Both low RON and low off capacitance (COFF) are essential for the series FET switch. Low RON gives best IL, but that implies a large device with significant COFF. High frequency operation requires a small COFF using a small device so that the series reactance and isolation is large. This contradiction can be satisfied by using the largest device that gives adequate isolation. For example, in a 1 dB section, 20 dB of series switch isolation is outstanding. With a section designed for 20 dB, that same 20 dB isolation gives a 17 dB net change for a 3 dB error. At this point a young Jedi engineer might say "OK, compensate with a larger attenuator value." That works ... in theory. But isolation is not very repeatable in practice and will vary greatly with small changes in COFF. Again, make sure each step has adequate but not excessive isolation.
Figure 4. UTSi (RON/COFF advancement vs. year.
Voltage rating is another optimization opportunity. Each series switch must handle a maximum voltage that is roughly proportional to its attenuation value. Small steps, for example, drop only a small portion of the incident voltage. The shunt switches are quite different. Imagine the attenuator in the zero dB configuration with all attenuators bypassed. Every shunt switch must then withstand the full input swing.
Whether series or shunt, any given switch may consist of one, two, three, or more FET devices in series. The expected voltage sets the number because multiple series FETs will divide and share the incident voltage swing to achieve a desired compression and intercept point. As the number of series devices grows, the transistor sizes must grow accordingly so that the composite RON and COFF remain about the same.
Looking inside the finished DSA product, the resistor values appear slightly higher than the Table 1 values. Each attenuator section adds a few tenths of a dB (the IL per section) to its designed value to give the correct net change. Finally, a few small valued, well-placed capacitors alongside the shunt resistors will counter the inherent high frequency corners. These high frequency tweaks degrade the return loss slightly but make a big improvement in flatness and accuracy.
The PE4302 and PE4304 are commercial digital step attenuator products fabricated with a proprietary ultra thin silicon on sapphire process under the moniker UTSi.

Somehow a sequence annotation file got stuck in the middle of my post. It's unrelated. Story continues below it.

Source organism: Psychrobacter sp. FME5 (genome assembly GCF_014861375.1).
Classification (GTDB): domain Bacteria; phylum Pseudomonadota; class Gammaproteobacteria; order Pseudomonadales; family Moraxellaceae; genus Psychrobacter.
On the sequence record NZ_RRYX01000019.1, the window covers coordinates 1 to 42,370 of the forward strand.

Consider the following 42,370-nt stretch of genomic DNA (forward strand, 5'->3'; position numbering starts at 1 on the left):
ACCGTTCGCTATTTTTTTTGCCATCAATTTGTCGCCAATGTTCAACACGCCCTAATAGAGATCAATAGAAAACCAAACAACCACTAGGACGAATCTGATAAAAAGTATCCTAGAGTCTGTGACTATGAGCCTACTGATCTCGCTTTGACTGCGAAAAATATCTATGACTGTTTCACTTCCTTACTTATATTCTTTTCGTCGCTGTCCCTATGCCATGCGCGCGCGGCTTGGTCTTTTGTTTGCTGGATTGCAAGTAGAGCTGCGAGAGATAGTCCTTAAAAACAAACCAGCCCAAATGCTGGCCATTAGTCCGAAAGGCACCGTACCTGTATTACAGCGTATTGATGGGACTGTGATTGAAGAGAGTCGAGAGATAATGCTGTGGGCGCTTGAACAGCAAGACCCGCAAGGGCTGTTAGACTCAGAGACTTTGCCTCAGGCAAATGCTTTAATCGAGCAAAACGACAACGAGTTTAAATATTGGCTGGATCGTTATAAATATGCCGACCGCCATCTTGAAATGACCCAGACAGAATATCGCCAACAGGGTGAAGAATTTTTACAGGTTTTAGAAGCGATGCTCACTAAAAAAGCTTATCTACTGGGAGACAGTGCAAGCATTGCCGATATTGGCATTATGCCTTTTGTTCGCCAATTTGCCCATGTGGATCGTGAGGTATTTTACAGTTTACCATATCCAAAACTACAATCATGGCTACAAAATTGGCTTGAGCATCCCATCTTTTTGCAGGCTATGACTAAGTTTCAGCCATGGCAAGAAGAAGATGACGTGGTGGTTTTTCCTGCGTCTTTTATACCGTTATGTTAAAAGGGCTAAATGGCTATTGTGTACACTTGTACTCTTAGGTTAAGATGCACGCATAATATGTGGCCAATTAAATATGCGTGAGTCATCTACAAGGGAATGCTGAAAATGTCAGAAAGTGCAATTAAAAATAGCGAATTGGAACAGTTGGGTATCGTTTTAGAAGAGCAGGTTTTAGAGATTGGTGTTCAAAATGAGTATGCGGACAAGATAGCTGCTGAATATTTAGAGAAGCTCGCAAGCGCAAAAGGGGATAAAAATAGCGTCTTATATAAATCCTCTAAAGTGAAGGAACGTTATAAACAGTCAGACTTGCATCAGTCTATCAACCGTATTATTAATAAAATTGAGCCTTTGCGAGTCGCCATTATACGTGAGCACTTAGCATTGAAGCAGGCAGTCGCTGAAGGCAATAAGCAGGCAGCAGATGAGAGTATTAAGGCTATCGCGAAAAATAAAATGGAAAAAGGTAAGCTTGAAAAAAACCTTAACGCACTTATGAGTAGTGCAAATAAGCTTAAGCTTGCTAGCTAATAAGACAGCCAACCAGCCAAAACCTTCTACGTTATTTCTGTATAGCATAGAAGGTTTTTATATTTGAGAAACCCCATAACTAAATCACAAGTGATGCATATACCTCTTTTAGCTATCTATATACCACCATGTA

Aside from the substrate, the fabrication process looks much like conventional CMOS. Geometry size is currently 0.5 micron with 0.25 micron on the horizon. Future UTSi products are targeted to reach deep into territory held by GaAs and other exotic recipes. Table 2 shows the measured FT and FMAX of the two UTSi geometries.
The sapphire substrate eliminates bulk effects (substrate capacitance) for outstanding RF performance and is inherently immune to latch-up. The insulating substrate enables large resistors and FET devices that are nearly free of power and frequency robbing shunt capacitance. Sapphire also gives the necessary isolation for high accuracy, high attenuation DSAs.
Figure 6. PE4302 one dB compression.
RF CMOS also implies a plethora of monolithic mixed signal possibilities. Among the compatible, demonstrable blocks are: digital logic, EEPROM and SRAM memories, interface, linear, data-conversion, high IP3 mixers, low noise PLLs, VCOs, amplifiers, power management, and very high-Q RF passives. Specific capabilities brought to bear on the new DSA products include high ESD tolerance, high linearity to near DC, low IL, serial interface logic, and a proprietary ultra low noise negative voltage generator, all on a single die.
Most importantly, a high performance step attenuator requires a great RF switch and the (RON/COFF) product is the benchmark metric. The rapid design and process evolution described in Figure 4 brought UTSi to competitive parity in 2003.
Figure 7. IIP3: Comparison at +3 volts and 0 dB (IL).
PE4302 Measured Performance
Figure 5 shows the typical IL measured over the 40°C to +85°C temperature range. Imagine for a moment a DSA modeled as a single series resistor, a sensible approximation given the DSA switch arrangement.
Using the equation: INSERT EQUATION HERE
the equivalent total series resistance, REQ, for 1.5 dB IL is about 18Ω, and represents the sum of six switches. Averaged, each switch is about 3Ω; a figure consistent with CAD models. Compared to other DSAs on the market today, this 1.5 dB IL performance leads the industry.
Figure 6 shows the 1 dB compression point (P1dB) vs. frequency for the major steps. These values represent the actual, instantaneous performance and are consistently better than +33 dBm.